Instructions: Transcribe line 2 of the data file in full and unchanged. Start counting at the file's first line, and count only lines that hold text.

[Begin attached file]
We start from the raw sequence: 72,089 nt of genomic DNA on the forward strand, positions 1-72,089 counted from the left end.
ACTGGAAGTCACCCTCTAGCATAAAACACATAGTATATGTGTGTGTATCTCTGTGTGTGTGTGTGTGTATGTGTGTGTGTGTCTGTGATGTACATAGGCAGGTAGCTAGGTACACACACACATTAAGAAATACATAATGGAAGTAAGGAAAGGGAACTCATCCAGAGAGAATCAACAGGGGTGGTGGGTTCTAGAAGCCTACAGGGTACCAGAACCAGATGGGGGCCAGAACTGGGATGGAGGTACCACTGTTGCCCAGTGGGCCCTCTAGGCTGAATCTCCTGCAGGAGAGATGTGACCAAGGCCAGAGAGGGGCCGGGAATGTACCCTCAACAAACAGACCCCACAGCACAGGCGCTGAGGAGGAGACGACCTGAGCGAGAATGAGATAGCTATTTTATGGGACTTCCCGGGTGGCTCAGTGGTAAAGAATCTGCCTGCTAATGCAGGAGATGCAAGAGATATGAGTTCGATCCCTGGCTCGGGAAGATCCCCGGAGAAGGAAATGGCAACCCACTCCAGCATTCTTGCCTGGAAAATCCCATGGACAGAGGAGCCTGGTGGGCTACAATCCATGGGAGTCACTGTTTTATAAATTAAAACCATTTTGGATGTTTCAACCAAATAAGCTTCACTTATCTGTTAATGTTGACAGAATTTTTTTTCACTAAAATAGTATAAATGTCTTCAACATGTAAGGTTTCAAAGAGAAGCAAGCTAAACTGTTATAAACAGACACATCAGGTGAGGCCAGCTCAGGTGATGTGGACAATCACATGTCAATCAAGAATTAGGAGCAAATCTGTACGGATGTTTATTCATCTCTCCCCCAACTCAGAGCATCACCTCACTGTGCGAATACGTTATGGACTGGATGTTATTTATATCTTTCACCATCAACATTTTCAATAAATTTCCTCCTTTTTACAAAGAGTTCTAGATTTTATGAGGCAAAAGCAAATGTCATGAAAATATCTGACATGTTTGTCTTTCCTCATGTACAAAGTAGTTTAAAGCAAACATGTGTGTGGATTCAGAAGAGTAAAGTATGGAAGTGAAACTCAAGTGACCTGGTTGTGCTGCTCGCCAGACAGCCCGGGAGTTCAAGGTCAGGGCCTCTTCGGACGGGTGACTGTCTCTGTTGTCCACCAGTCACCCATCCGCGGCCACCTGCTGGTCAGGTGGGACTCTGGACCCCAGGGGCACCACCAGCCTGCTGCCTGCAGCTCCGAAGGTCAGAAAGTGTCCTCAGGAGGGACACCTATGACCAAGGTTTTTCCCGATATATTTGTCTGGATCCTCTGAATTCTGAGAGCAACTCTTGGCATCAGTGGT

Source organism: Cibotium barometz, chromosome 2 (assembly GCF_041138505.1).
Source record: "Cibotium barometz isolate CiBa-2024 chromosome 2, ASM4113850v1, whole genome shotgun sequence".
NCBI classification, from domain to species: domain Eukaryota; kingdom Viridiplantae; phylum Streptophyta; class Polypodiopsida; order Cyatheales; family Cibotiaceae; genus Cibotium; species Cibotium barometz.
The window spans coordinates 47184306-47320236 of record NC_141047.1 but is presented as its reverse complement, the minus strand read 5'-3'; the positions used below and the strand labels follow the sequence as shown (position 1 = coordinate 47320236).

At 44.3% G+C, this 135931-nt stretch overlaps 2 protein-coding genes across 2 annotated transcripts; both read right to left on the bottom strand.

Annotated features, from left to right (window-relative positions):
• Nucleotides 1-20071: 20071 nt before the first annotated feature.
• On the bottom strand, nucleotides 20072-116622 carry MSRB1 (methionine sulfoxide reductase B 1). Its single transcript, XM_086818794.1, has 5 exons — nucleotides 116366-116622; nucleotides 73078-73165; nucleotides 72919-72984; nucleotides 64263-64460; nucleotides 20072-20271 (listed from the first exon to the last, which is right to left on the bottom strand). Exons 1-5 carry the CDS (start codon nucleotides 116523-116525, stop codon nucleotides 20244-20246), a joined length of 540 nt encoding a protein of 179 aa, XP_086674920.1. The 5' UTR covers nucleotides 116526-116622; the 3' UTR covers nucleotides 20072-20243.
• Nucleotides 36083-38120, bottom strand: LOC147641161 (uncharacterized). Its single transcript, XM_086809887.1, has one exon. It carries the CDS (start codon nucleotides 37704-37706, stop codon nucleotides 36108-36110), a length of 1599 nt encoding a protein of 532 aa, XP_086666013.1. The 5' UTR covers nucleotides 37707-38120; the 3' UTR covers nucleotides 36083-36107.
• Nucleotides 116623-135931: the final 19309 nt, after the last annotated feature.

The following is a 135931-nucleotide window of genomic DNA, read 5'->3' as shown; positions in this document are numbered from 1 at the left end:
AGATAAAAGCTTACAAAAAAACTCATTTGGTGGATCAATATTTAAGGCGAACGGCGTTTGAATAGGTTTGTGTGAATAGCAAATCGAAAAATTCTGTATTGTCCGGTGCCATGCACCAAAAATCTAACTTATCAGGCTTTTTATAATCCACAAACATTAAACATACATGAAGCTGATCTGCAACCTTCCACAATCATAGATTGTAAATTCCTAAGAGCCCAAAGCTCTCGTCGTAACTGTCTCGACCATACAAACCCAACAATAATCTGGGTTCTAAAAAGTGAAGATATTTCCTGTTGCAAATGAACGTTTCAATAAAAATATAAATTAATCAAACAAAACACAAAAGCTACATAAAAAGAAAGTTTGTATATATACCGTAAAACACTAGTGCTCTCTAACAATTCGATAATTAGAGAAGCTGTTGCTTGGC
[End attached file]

ACTGGAAGTCACCCTCTAGCATAAAACACATAGTATATGTGTGTGTATCTCTGTGTGTGTGTGTGTGTATGTGTGTGTGTGTCTGTGATGTACATAGGCAGGTAGCTAGGTACACACACACATTAAGAAATACATAATGGAAGTAAGGAAAGGGAACTCATCCAGAGAGAATCAACAGGGGTGGTGGGTTCTAGAAGCCTACAGGGTACCAGAACCAGATGGGGGCCAGAACTGGGATGGAGGTACCACTGTTGCCCAGTGGGCCCTCTAGGCTGAATCTCCTGCAGGAGAGATGTGACCAAGGCCAGAGAGGGGCCGGGAATGTACCCTCAACAAACAGACCCCACAGCACAGGCGCTGAGGAGGAGACGACCTGAGCGAGAATGAGATAGCTATTTTATGGGACTTCCCGGGTGGCTCAGTGGTAAAGAATCTGCCTGCTAATGCAGGAGATGCAAGAGATATGAGTTCGATCCCTGGCTCGGGAAGATCCCCGGAGAAGGAAATGGCAACCCACTCCAGCATTCTTGCCTGGAAAATCCCATGGACAGAGGAGCCTGGTGGGCTACAATCCATGGGAGTCACTGTTTTATAAATTAAAACCATTTTGGATGTTTCAACCAAATAAGCTTCACTTATCTGTTAATGTTGACAGAATTTTTTTTCACTAAAATAGTATAAATGTCTTCAACATGTAAGGTTTCAAAGAGAAGCAAGCTAAACTGTTATAAACAGACACATCAGGTGAGGCCAGCTCAGGTGATGTGGACAATCACATGTCAATCAAGAATTAGGAGCAAATCTGTACGGATGTTTATTCATCTCTCCCCCAACTCAGAGCATCACCTCACTGTGCGAATACGTTATGGACTGGATGTTATTTATATCTTTCACCATCAACATTTTCAATAAATTTCCTCCTTTTTACAAAGAGTTCTAGATTTTATGAGGCAAAAGCAAATGTCATGAAAATATCTGACATGTTTGTCTTTCCTCATGTACAAAGTAGTTTAAAGCAAACATGTGTGTGGATTCAGAAGAGTAAAGTATGGAAGTGAAACTCAAGTGACCTGGTTGTGCTGCTCGCCAGACAGCCCGGGAGTTCAAGGTCAGGGCCTCTTCGGACGGGTGACTGTCTCTGTTGTCCACCAGTCACCCATCCGCGGCCACCTGCTGGTCAGGTGGGACTCTGGACCCCAGGGGCACCACCAGCCTGCTGCCTGCAGCTCCGAAGGTCAGAAAGTGTCCTCAGGAGGGACACCTATGACCAAGGTTTTTCCCGATATATTTGTCTGGATCCTCTGAATTCTGAGAGCAACTCTTGGCATCAGTGGT